Little girl from Tigray

The previous column “Regard” already focused on the conflict in Tigray and the inhabitants of this region of northern Ethiopia who came to seek refuge in southern Sudan. The questions remain unanswered about the responsibilities of the Ethiopian federal government and those of the Tigray People’s Liberation Front in the serious violence committed in the region. They are 45,500 Tigrayans, half of them children, to have fled their homes; gathered in camps, they do not want to believe in defeat; they even accuse the government of Prime Minister Abiy Ahmed of ethnic cleansing. The flames of hatred do not seem to be going out.

→ REPORT. War in Tigray: refugees tell their stories

Pax Christi International, relaying the words of the Ethiopian Catholic bishops, urges the two parties, the federal government and the regional government, to cease hostilities and to engage in dialogue. In addition, the Catholic peace movement points the finger at the arms vendors who supply both camps.

The situation therefore remains very worrying. But what catches the eye here is the little girl. Facing the photographer, she doesn’t pose, she doesn’t smile. Hands on her hips, proudly, even harshly, she challenges him and challenges all of us who are looking at her. She emerged from the orderly ranks of adults, mainly men, who had come, bowl in hand, to look for food in Um Rakuba camp. Neither her colorful dress nor her braided braids, but no longer very orderly, are enough to brighten up the image. Another little girl, at the end of the line, remained quietly in the line; is she tempted to join her?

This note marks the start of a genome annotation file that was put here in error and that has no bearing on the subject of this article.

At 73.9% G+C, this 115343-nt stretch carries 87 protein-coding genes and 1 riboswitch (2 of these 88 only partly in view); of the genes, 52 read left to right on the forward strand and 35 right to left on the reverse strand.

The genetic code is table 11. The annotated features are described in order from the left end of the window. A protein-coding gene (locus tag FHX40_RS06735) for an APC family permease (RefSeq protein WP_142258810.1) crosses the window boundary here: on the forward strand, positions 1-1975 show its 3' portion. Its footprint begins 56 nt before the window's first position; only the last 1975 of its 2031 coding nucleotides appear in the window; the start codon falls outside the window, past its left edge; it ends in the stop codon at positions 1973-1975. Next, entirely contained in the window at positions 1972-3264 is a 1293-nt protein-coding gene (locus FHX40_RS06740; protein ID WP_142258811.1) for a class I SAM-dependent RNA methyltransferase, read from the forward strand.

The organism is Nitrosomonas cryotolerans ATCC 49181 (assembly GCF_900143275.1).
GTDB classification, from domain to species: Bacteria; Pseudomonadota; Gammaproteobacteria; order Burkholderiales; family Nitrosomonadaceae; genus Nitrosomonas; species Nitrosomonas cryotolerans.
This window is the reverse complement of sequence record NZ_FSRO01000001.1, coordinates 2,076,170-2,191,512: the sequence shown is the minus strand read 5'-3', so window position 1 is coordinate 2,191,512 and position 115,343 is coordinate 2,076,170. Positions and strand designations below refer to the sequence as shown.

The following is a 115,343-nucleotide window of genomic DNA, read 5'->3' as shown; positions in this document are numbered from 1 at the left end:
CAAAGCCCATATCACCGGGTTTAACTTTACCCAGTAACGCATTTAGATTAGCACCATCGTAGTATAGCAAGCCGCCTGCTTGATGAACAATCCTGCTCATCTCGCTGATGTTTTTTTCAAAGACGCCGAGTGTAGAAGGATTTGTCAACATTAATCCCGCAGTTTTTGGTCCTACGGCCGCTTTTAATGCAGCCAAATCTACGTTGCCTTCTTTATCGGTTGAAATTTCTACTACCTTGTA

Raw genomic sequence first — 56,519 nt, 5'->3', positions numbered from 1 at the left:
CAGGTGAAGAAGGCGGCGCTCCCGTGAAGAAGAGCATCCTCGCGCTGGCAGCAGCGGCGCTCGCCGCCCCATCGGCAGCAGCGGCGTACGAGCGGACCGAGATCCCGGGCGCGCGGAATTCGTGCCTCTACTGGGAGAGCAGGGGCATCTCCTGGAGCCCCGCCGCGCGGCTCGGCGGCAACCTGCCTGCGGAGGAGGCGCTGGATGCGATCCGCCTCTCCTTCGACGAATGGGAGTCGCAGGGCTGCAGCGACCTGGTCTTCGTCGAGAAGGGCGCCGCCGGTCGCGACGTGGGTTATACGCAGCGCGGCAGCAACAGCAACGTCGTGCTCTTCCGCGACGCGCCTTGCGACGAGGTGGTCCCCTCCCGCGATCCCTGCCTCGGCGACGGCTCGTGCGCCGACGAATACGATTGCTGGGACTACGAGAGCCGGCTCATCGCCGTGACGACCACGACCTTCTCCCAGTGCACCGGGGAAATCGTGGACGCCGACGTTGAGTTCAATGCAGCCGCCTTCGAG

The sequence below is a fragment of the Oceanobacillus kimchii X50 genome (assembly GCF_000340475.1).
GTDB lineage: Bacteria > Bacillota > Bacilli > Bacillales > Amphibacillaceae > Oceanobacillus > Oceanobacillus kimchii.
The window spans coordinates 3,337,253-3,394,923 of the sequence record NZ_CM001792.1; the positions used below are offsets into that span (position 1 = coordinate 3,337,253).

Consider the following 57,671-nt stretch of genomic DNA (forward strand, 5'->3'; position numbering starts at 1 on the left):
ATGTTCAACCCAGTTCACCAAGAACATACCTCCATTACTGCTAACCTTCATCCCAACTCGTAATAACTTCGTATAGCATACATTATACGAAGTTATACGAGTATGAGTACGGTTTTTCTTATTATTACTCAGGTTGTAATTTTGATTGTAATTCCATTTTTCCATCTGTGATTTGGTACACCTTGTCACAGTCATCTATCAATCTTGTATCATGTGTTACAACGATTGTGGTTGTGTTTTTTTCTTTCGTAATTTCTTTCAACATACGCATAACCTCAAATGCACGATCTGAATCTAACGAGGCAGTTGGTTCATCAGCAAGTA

Why can’t we turn away from his face?

What does this little girl want to tell us? Why can’t we turn away from his face? What do we feel guilty about? She knows that adults, decidedly, play with the future of children: those of her country of course, but also others, whether they are indifferent, concerned only with their own problems, or that they wage proxy wars. on other lands than their own soil, that they arm the peoples …

Because these conflicts prevent countries from developing. The money spent in the fighting is lacking to ensure the education, health and security of the populations. However, the Covid-19 pandemic is added to these difficulties: according to the UN World Food Program, the number of people food insecure due to the epidemic is expected to increase by 80% this year. Not necessarily because of the disease itself, but because the containment measures decided to prevent the spread of a virus that local health systems could not afford, deprive residents of their income, often linked to informal work. With problems adding to problems, in sub-Saharan Africa, for example, GDP has returned to a level of thirteen years ago, according to the UN Office for the Coordination of Humanitarian Affairs.

She may sense, too, the girl in the photo, that when civilians are affected by war, children are affected first and girls especially. Because education, which is a necessity for all, is even more so for girls, sometimes deprived of school to be married or forced to work. However, their education is a powerful lever, first for their autonomy, but also for the development of their countries. The girl in the photo invites us not to forget her.


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